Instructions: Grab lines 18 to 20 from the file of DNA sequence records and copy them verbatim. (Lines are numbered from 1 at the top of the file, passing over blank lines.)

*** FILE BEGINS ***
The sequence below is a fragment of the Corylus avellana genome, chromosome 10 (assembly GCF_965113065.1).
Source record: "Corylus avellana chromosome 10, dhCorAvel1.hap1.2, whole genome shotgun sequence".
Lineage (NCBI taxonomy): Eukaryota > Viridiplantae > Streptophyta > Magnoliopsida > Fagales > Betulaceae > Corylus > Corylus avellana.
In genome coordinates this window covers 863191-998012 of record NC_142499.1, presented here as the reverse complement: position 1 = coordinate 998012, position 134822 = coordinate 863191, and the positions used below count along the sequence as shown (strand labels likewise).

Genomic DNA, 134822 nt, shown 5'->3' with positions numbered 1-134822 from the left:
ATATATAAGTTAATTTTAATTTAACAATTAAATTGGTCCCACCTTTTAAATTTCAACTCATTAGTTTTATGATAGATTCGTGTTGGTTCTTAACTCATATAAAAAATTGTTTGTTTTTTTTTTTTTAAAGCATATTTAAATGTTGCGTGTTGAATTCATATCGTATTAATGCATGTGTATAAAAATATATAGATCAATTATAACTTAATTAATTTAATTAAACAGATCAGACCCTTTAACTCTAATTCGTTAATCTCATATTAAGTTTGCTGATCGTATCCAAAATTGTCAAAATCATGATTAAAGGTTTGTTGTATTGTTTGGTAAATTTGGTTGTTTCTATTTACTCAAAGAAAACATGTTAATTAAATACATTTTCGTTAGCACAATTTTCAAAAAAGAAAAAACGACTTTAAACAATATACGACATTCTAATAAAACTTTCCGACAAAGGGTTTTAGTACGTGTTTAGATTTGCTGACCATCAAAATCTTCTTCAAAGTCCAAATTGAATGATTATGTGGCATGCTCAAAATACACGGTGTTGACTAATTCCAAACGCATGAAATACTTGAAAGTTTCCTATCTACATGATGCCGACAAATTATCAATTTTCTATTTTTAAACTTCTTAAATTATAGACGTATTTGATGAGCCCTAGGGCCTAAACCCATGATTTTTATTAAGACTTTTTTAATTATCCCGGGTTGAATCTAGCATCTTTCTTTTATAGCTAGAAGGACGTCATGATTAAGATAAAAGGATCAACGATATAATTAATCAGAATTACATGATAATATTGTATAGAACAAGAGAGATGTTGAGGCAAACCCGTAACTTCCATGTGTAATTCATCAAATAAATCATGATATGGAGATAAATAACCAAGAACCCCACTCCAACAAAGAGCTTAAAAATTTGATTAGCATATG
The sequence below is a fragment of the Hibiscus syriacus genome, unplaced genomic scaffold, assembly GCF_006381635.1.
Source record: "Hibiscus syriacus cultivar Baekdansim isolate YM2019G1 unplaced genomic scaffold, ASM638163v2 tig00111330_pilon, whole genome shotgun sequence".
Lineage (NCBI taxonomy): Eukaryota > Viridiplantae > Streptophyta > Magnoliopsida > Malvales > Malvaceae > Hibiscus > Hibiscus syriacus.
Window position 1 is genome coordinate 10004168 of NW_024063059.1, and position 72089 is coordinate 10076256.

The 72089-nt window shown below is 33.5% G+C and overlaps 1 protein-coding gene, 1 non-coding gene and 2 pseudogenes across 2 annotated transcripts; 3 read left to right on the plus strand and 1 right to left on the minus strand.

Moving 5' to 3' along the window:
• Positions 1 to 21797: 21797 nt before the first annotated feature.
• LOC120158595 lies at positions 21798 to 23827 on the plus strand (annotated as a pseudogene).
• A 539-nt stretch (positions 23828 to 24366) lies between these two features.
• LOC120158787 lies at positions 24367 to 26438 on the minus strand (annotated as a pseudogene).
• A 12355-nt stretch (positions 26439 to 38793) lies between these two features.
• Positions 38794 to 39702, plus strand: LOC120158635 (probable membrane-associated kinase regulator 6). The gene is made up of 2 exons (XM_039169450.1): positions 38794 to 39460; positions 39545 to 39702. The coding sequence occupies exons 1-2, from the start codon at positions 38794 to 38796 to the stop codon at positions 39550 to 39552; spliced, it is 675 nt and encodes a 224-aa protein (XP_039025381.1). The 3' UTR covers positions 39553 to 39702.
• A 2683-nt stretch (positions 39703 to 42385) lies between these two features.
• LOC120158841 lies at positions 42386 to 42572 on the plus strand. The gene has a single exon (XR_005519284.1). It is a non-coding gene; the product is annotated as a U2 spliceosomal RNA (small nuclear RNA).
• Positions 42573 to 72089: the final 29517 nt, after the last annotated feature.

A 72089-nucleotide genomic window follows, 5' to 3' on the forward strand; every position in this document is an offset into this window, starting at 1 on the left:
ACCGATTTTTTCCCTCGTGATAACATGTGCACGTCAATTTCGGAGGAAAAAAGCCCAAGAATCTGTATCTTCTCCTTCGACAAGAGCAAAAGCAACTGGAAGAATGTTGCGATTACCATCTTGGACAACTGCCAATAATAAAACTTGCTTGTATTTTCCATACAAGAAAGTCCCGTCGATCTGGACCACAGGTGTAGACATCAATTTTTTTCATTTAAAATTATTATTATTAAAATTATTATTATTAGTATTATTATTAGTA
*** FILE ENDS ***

• Positions 38794 to 39702, plus strand: LOC120158635 (probable membrane-associated kinase regulator 6). The gene is made up of 2 exons (XM_039169450.1): positions 38794 to 39460; positions 39545 to 39702. The coding sequence occupies exons 1-2, from the start codon at positions 38794 to 38796 to the stop codon at positions 39550 to 39552; spliced, it is 675 nt and encodes a 224-aa protein (XP_039025381.1). The 3' UTR covers positions 39553 to 39702.
• A 2683-nt stretch (positions 39703 to 42385) lies between these two features.
• LOC120158841 lies at positions 42386 to 42572 on the plus strand. The gene has a single exon (XR_005519284.1). It is a non-coding gene; the product is annotated as a U2 spliceosomal RNA (small nuclear RNA).